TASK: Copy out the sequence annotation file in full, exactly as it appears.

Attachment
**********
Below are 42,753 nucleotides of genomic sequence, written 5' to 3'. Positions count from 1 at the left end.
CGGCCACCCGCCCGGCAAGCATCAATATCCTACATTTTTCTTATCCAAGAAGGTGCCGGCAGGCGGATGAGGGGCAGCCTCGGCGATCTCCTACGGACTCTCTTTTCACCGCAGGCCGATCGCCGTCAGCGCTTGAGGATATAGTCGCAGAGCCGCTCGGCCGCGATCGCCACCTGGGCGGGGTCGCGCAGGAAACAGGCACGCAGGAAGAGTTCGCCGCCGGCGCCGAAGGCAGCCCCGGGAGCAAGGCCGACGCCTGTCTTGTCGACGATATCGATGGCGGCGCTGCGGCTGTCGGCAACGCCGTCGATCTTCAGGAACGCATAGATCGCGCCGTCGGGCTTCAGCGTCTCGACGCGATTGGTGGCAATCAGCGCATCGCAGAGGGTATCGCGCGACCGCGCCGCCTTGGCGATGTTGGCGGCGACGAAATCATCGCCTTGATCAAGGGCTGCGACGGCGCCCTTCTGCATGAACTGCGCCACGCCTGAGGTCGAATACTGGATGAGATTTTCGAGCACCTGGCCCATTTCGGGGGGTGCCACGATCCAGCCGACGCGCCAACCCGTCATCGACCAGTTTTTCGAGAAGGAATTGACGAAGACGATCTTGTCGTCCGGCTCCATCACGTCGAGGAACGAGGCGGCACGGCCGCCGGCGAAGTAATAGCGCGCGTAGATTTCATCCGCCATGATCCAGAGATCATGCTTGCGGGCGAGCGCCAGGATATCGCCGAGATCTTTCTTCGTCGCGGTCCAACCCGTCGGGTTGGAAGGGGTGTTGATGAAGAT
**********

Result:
Below are 42,753 nucleotides of genomic sequence, written 5' to 3'. Positions count from 1 at the left end.
CGGCCACCCGCCCGGCAAGCATCAATATCCTACATTTTTCTTATCCAAGAAGGTGCCGGCAGGCGGATGAGGGGCAGCCTCGGCGATCTCCTACGGACTCTCTTTTCACCGCAGGCCGATCGCCGTCAGCGCTTGAGGATATAGTCGCAGAGCCGCTCGGCCGCGATCGCCACCTGGGCGGGGTCGCGCAGGAAACAGGCACGCAGGAAGAGTTCGCCGCCGGCGCCGAAGGCAGCCCCGGGAGCAAGGCCGACGCCTGTCTTGTCGACGATATCGATGGCGGCGCTGCGGCTGTCGGCAACGCCGTCGATCTTCAGGAACGCATAGATCGCGCCGTCGGGCTTCAGCGTCTCGACGCGATTGGTGGCAATCAGCGCATCGCAGAGGGTATCGCGCGACCGCGCCGCCTTGGCGATGTTGGCGGCGACGAAATCATCGCCTTGATCAAGGGCTGCGACGGCGCCCTTCTGCATGAACTGCGCCACGCCTGAGGTCGAATACTGGATGAGATTTTCGAGCACCTGGCCCATTTCGGGGGGTGCCACGATCCAGCCGACGCGCCAACCCGTCATCGACCAGTTTTTCGAGAAGGAATTGACGAAGACGATCTTGTCGTCCGGCTCCATCACGTCGAGGAACGAGGCGGCACGGCCGCCGGCGAAGTAATAGCGCGCGTAGATTTCATCCGCCATGATCCAGAGATCATGCTTGCGGGCGAGCGCCAGGATATCGCCGAGATCTTTCTTCGTCGCGGTCCAACCCGTCGGGTTGGAAGGGGTGTTGATGAAGAT